The Mexican union for workers at Volkswagen AG, Europe’s largest carmaker, are demanding a pay increase of 7.5 percent to avoid a strike tomorrow, a union official said.
The union also wants annual payments of 661 pesos ($54) for school supplies and permanent positions created for 600 temporary workers, said Arturo Monter, the union spokesman, in a telephone interview from Puebla state.
The union is threatening to strike at Volkswagen’s plant in Puebla, Mexico, where the Jetta compact, the carmaker’s best-selling U.S. model, is built.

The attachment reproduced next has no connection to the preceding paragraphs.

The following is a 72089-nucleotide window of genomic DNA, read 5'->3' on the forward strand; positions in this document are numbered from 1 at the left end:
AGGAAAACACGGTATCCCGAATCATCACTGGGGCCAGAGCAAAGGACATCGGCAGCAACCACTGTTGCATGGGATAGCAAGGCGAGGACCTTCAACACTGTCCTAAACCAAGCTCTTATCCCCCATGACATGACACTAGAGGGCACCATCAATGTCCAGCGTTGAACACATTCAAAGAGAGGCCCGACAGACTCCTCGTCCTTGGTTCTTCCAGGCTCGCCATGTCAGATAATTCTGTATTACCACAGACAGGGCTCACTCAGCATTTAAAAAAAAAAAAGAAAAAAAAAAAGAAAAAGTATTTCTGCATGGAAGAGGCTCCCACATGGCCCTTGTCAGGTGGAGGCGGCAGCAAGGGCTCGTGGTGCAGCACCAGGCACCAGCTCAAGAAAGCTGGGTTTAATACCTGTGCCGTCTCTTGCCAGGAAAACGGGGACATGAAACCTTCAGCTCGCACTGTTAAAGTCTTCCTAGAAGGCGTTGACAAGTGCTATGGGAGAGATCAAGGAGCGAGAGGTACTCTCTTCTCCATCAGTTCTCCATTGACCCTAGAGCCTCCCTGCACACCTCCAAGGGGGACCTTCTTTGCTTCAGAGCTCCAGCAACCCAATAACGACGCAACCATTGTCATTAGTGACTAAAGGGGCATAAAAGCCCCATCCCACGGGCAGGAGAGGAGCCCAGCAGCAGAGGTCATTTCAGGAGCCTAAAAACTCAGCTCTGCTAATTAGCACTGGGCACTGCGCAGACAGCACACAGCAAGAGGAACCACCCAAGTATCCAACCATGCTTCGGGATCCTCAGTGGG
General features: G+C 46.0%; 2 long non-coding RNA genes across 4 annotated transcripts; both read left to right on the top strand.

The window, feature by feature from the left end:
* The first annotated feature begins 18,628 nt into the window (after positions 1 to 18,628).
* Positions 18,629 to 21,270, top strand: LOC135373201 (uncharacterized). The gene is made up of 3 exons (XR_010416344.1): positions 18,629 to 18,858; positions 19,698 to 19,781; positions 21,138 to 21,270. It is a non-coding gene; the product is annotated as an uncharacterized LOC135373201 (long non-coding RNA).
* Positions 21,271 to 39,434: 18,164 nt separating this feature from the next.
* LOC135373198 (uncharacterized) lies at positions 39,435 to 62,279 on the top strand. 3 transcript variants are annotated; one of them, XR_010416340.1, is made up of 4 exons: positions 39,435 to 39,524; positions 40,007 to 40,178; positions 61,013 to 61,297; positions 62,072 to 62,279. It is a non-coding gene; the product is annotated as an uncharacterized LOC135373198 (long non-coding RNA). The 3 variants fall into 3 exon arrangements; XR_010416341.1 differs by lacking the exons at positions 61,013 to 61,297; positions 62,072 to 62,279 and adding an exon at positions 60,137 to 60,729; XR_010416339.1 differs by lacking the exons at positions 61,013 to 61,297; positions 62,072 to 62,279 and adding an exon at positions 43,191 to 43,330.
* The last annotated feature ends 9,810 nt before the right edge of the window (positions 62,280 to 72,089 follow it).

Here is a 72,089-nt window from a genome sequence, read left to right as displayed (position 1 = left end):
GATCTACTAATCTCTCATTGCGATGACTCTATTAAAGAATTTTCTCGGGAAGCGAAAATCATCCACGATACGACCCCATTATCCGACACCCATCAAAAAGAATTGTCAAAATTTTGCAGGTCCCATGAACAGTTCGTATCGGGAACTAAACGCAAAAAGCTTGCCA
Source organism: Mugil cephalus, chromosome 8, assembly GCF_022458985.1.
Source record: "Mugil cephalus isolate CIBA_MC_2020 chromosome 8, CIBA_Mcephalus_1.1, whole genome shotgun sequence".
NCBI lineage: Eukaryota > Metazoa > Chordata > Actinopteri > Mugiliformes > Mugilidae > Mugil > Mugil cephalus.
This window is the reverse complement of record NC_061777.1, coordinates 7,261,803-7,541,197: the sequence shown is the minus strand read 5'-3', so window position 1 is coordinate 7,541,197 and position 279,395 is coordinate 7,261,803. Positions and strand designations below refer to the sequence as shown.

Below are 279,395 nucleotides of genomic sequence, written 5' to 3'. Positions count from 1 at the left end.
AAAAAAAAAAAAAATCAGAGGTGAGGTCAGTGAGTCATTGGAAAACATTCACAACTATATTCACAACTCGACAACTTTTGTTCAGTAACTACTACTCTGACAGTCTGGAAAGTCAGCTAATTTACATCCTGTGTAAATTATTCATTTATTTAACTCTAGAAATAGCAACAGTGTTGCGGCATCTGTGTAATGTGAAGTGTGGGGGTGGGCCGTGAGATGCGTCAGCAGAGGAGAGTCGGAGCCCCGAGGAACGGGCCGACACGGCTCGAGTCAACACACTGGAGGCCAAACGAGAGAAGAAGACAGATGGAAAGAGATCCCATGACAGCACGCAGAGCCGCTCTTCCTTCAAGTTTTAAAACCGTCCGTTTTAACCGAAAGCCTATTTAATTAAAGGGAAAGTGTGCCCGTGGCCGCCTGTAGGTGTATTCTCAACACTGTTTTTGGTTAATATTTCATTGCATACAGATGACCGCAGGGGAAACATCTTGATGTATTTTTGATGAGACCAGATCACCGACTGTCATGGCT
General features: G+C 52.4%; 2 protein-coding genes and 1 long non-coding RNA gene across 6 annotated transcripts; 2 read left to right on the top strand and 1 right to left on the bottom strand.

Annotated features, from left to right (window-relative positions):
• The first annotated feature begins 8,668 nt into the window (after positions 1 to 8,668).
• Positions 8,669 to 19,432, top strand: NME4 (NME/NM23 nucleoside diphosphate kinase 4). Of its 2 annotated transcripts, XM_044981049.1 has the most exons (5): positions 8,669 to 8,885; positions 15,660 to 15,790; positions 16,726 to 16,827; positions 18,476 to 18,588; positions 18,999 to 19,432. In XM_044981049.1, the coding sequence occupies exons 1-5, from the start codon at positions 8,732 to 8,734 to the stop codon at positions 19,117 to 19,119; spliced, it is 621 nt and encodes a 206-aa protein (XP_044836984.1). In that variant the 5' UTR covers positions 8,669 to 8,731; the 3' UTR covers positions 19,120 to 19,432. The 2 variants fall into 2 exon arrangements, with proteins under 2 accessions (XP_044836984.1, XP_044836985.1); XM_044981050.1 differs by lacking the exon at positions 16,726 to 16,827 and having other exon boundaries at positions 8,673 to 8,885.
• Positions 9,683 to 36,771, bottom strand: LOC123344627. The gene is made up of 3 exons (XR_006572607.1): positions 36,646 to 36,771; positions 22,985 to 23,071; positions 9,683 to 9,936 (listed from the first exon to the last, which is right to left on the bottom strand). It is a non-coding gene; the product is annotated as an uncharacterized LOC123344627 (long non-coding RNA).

“We expect a company response during the afternoon or late night,” Monter said. ”We can change our demands if the company gives us an attractive proposal.”
Volkswagen Mexico has 15,700 workers, 11,840 of which belong to the union, according to the carmaker’s Mexico press office.
The plant, which opened in 1967, is working at full capacity and produces 2,150 units per day. From January through July the factory had output of about 295,000 vehicles, the company said. The factory produces the Jetta, Beetle and Golf models.
VW union initially wanted a 13 percent pay-and-benefit increase. The company has offered 4.5 percent.